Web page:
RUDN biologists have studied microorganisms that can survive in metalworking fluids. The results will allow “picking up” bacteria and fungi that can process toxic waste fluids into a harmless product. The results are published in the Journal of Cleaner Production.
With increased focus on environmental health, the smoke and mist produced during Gear cutting and grinding applications have become one of the main concerns. With the Blaser solutions smoke and mist are significantly better controlled.
For an Indian customer, the metalworking experts from Blaser Swisslube were able to reduce the cut time by 24 percent, lower smoke and mist tremendously and achieve overall cost savings per produced component. A result which is promising for the Asian gear hobbing and grinding production.
In terms of new gear hobbing and grinding technologies, Blaser Swisslube offers solutions to its customers and addresses their challenges for improved efficiency, increased tool life, and reduced cycle times. These can be accomplished with higher parameters, which cause higher machining temperatures.
“We aim to improve these points in cooperation with our customers,” Punit Gupta, Managing Director West Asia at Blaser Swisslube says. “As higher parameters produce more heat in the machine, we have to find the optimal cutting fluids. With our product range of cutting fluids, we want to deliver an added value where higher cutting parameters in combination with lowest risk of smoke formation are achievable. The focus to reduce smoke production is a need in the area environmental health which the top management needs to focus on”, he adds.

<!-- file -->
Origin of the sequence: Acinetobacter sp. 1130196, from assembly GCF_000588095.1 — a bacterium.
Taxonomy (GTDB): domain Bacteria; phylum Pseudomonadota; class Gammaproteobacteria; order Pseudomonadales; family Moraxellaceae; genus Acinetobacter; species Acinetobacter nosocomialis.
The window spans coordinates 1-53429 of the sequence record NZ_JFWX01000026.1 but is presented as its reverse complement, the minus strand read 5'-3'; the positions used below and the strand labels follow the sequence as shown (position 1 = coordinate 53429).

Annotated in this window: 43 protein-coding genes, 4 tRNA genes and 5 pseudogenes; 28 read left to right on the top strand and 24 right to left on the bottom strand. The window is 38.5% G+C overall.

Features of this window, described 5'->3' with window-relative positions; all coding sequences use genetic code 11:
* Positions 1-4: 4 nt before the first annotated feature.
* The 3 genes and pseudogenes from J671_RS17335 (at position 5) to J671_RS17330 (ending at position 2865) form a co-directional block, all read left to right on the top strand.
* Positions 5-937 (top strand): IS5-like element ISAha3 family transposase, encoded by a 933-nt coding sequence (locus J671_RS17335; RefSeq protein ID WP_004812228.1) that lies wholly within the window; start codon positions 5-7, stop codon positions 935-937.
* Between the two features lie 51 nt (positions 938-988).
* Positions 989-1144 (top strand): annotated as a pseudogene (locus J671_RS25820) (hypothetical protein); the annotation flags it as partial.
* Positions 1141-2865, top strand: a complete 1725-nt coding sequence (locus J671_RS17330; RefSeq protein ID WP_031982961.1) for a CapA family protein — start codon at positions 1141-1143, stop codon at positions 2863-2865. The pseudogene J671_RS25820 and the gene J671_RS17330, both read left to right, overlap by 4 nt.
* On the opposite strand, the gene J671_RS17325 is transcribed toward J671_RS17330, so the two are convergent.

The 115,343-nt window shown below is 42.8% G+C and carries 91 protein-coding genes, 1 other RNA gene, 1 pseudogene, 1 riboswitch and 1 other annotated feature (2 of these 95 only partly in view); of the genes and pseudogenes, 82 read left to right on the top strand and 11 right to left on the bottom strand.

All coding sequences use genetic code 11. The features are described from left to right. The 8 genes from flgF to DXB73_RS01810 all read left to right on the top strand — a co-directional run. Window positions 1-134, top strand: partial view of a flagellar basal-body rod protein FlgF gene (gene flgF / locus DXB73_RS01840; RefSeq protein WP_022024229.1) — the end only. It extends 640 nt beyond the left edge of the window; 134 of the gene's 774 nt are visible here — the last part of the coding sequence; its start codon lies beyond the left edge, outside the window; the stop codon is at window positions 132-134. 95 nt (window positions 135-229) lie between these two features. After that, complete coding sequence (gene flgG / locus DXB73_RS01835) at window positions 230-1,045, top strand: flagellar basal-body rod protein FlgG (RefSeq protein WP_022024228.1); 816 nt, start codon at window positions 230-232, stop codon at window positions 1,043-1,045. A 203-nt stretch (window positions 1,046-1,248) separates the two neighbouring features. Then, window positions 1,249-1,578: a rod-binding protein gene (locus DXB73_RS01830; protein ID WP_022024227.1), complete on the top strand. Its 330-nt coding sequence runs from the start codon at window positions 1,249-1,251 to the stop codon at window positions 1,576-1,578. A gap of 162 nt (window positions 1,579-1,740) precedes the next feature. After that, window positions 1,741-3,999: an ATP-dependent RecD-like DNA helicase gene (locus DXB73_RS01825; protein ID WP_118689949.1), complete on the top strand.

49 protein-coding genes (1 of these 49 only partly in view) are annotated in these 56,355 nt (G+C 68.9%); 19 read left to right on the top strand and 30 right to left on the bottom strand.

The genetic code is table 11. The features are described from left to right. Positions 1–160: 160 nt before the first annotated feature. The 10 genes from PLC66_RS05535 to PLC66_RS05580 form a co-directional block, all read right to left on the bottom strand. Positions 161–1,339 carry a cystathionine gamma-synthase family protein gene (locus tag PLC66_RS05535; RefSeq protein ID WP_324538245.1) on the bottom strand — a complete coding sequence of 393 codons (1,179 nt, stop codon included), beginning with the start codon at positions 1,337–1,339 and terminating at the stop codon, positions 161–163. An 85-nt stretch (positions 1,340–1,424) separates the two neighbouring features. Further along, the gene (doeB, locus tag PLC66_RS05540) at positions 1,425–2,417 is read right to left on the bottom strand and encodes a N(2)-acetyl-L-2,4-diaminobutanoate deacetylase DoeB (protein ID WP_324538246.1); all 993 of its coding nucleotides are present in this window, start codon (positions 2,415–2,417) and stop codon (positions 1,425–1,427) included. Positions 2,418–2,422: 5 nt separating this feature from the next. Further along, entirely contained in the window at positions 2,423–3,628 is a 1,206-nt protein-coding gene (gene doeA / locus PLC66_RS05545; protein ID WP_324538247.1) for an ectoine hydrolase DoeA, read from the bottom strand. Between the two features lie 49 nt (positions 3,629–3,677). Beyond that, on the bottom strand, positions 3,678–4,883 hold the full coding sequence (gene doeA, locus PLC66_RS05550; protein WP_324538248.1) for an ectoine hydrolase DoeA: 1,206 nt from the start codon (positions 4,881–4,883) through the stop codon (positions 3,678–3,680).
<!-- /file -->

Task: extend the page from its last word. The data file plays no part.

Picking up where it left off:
Blaser Swisslube has created already years ago optimal conditions to run machining tests in its Technology Center at headquarters in Hasle-Rüegsau, Switzerland. The Technology Center is unique in the industry and allows Blaser to test recently developed cutting and grinding fluids of an incredibly diverse range of materials, as well as conduct close-to-reality simulation of production situations.
Automotive Industry Removing frictional heat is critical in final machining, in order to be as precise as possible. Doing this on an industrial scale is no small feat. Contributed by bielomatik
In mechanical engineering, maximum precision is required for the final machining. Therefore in order to ensure the quality of the workpieces, it is important that as little frictional heat as possible is created and the unavoidable rash is removed.
Halving Energy Costs
A grinding process for the automotive industry is presented that requires minimum amounts of lubricants and coolants. In comparison with the previously standard flood cooling, the new process halves the energy consumption.
The process, called minimum quantity lubrication (MQL), also allows for sustainable production from many perspectives:
In new plants, acquisition costs and subsequent service costs are clearly reduced without recirculating pumps and cooling reservoirs.
Higher machining speeds lead to shorter cycle times and an increase in productivity by up to 15 percent.
An even tool temperature leads to a clearly higher durability and service life.
The total calculation for the achievable savings made from MQL in production costs is calculated as up to 15 percent.
Bringing Up To Speed
The Automotive Industry MQL process has been tested for the first time on an industrial scale on the camshaft production line at Volkswagen AG’s factory in Salzgitter, Germany.